Saturday, 10 January 2015

Ground 251: Jack Clark Park, Whitburn Athletic

Seaton Burn was a pit village six miles north of Newcastle-upon-Tyne and the birthplace and first club of John 'Jack' Carr.  Newcastle United's third England international, the left-back was in the squads that lifted three Football League championships and reached five FA Cup finals, winning only one.  "If United can't win the cup they ought to be given it for good attendance," joked a supporter before the Magpies finally broke their hoodoo in a replay held at Goodison Park - 70,000 inside, 15,000 more locked-out - in 1910.  Seven years earlier, Carr had been one of three players approached by chairman James Telford in the aftermath of a seven-goal defeat to Aston Villa. "We seem to be making a mess of things. Will you go into the boardroom, lock yourselves in, and choose what you consider to be our best team?"


It was, reflected journalist Ivan Sharpe, "the birth pains of one of the most brilliant teams in the history of the game". "Each man was an artist," wrote another correspondent. "They had a rhythmic beauty," Sharpe recalled.  "(That team) would give any modern side a two goal start and beat them," thought Scottish left-half Peter McWilliam, Spurs boss when they won the 1921 FA Cup.  Herbert Chapman, speaking before his move to Arsenal, told the press his ambition was "to build a Newcastle United there."  Carr - "A gentlemanly defender," the club's centenary history describes him, "the ball always being his objective rather than the man" - played 279 times with his only professional club then joined the St James' Park coaching staff when he retired in 1912. A year later the Magpies went on one of their regular playing tours of Denmark and returned with two Olympic finalists, defender Nils Middelboe and Anthon Olsen, a forward who'd scored seven times at the Stockholm Games.  Neither trialist made the grade, though Middelboe - an accomplished tennis player and Danish record holder in the triple jump and 800 metres - moved on to London, captaining Chelsea as an amateur while working in a bank.

When war broke out in 1914, the Royal Field Artillery was billeted at St James' and training sessions ended with rifle practice at the Gallowgate goal.  Carr served in the Motor Transport Army Service Corps, then made use of his Copenhagen connection to bring about a temporary appointment as Denmark coach at the 1920 Antwerp Olympics, Middelboe among the side defeated 1-0 in Spain's first ever international fixture.  The Seaton Burn miner's son left Newcastle's staff in February 1922, managing Blackburn Rovers until December 1926 and later working as a Tyneside publican before his death in 1948. In 2012, his two full England caps and a third won at a trial game were sold at auction. "One of the most celebrated locals to play for United," the club's Who's Who recalls.


That's a long-winded way of describing why Whitburn Athletic versus Seaton Burn, a midtable battle which wasn't even the stand out fixture in the basement division of the Northern Alliance, first caught my eye.  I'd already seen Whitburn in their home village before their move up the North Sea coast to Jack Clark Park, a council pitch where South Shields played for 17 years after the club sold its Simonside Hall ground for housing, was beaten to a new site by developers and then upped sticks to Gateshead for a second time in 1974.  There are bowls centre signs and recycling bins at the entrance, the sea a choppy blue strip above the felt and glass roofs of allotment greenhouses.  Used by Marsden CC, the changing rooms for the main ground are in the cricket pavilion and the football pitch is marked out on the boundary, a tape barrier keeping the touchline clear of the wicket.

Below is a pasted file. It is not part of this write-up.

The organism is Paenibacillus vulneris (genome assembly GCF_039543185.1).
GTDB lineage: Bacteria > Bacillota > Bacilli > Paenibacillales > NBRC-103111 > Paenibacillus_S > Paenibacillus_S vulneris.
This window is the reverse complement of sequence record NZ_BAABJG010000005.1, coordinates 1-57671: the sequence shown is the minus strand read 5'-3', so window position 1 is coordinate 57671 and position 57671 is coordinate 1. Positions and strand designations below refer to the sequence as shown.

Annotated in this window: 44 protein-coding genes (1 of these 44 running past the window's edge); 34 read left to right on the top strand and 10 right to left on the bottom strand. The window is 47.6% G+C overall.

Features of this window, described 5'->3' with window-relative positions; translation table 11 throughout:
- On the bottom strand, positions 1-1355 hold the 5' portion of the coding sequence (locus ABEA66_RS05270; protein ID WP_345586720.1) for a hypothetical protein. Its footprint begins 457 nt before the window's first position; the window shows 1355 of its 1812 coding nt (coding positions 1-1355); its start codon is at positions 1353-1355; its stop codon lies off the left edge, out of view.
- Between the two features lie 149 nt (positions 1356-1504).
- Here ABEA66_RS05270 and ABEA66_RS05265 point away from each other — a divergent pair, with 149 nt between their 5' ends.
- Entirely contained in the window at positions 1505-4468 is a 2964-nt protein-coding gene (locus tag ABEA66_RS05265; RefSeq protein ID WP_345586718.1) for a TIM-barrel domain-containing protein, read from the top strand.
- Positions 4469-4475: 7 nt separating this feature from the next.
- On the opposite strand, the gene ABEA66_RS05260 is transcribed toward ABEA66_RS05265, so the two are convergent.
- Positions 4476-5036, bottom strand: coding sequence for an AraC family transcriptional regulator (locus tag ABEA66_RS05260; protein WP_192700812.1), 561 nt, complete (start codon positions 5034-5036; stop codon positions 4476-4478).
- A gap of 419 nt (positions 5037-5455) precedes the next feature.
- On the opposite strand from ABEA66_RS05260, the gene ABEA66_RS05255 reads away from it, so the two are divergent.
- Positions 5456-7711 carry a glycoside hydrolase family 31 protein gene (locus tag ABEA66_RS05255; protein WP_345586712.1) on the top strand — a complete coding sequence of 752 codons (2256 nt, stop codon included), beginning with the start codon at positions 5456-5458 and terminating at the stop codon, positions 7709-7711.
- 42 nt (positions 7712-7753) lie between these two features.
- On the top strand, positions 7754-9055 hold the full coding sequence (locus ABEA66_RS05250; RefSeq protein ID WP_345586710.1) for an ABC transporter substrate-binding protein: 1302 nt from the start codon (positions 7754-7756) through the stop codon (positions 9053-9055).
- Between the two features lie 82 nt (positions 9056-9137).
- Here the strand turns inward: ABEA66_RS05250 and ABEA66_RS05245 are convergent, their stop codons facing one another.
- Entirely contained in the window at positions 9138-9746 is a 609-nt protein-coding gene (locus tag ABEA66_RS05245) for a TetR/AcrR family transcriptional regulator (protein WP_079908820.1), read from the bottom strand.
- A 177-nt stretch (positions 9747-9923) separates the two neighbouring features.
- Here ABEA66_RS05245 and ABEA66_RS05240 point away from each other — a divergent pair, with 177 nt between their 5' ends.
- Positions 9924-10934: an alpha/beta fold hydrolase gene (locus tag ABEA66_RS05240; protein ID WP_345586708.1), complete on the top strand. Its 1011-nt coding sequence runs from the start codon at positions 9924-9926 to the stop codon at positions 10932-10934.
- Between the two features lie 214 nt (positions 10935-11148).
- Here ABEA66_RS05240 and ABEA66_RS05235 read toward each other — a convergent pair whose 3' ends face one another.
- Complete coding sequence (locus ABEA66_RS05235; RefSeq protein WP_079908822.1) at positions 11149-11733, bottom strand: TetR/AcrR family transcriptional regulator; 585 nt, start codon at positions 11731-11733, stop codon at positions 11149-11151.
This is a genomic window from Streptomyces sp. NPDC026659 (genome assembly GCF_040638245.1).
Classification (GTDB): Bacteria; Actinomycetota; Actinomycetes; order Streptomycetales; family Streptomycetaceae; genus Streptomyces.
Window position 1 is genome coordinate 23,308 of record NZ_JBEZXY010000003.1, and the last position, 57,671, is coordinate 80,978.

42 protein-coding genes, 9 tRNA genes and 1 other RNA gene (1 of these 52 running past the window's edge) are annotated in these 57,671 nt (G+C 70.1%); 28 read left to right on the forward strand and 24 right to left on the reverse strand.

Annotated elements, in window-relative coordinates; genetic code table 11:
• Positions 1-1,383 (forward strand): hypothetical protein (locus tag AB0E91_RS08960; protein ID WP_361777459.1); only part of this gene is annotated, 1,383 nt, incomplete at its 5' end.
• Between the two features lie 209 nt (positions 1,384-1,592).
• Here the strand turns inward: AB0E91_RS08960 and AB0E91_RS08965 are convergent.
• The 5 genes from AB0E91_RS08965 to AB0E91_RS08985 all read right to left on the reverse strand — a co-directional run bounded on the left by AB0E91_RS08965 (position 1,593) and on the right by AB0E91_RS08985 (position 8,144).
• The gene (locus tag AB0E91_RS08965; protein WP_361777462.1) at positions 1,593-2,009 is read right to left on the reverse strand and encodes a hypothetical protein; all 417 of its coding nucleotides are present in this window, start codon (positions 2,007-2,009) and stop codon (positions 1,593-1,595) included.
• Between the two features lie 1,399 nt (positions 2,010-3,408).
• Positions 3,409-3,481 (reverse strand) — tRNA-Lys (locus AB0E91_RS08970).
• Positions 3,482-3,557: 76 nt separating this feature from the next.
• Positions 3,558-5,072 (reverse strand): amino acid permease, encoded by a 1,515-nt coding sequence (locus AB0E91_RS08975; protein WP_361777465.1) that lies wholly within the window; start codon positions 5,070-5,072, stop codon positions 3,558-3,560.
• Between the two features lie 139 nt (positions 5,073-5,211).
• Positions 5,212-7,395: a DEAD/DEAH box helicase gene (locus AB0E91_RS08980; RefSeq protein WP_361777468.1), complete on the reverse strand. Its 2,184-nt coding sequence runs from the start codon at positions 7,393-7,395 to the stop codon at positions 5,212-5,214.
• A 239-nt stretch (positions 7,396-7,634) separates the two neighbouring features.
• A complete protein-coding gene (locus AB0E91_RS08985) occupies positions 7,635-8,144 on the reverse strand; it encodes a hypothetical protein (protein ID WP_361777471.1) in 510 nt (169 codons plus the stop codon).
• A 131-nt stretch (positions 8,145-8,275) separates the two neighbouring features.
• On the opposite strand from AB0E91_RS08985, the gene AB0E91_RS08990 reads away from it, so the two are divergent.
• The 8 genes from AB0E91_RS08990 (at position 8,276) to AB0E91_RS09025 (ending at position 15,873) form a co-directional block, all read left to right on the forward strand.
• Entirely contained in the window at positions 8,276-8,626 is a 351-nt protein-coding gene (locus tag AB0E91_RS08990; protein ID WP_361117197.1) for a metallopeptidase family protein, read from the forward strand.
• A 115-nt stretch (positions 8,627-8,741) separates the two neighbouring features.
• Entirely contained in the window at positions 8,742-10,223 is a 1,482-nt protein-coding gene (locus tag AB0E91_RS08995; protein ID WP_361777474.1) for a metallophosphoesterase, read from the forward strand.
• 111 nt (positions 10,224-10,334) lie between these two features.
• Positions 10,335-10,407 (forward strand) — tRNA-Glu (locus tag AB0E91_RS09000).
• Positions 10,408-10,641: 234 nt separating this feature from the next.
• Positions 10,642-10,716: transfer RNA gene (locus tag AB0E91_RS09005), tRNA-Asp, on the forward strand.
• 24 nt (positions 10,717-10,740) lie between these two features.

Whitburn were formed in 2010, which was also when Seaton Burn were relegated back to the second division with only eight points and "a very poor season as far as results go".  Last year the clubs finished 8th and 11th, which is exactly where they remain when the game kicks off in a shower and 30mph gusts of wind.  Four spectators huddle miserably by a pile of picnic benches under the clubhouse roof. "Mind," says one, "it was worse last week.  Freezing, it was.  Absolutely Baltic."  "I was at an under 8s game once," says his mate.  "The subs were crying when they kicked the ball and we had to take the goalkeeper to hospital with suspected hypothermia."

The home side are decked out in easyJet orange, Seaton in yellow and black stripes. Both linesmen keep their coats on and their heads covered.  "I'll gan oot when I have to gan oot," the referee says, appearing in a doorway.  I stand in the minimal shelter provided by a hedge and a waist-high metal fence, which the players have to vault over whenever the ball goes out of play.  "You're mad watching this," a Whitburn substitue says.  "Can you get me jumper out of the changing rooms?" the goalkeeper shouts across.


The game, unsurprisingly, isn't much of a spectacle, most attempts to play football losing out to the wind.  Whitburn have a goal chalked off when a Seaton Burn official flags for a foul throw, their players muttering unhappily as they return from halfway, while the visitors very briefly think they've scored when the ball squirms clear of the goalkeeper but is gathered before it crosses the line.  The break's kept to five minutes, the second half getting increasingly tetchy as the home side venture repeatedly into the opposition's penalty area but can't put the ball in the net.  "Just wait until summer," a spectator says, stamping his feet on the grass. "At least the rain will be warmer."

Admission:  Free
Date:  January 10th 2015

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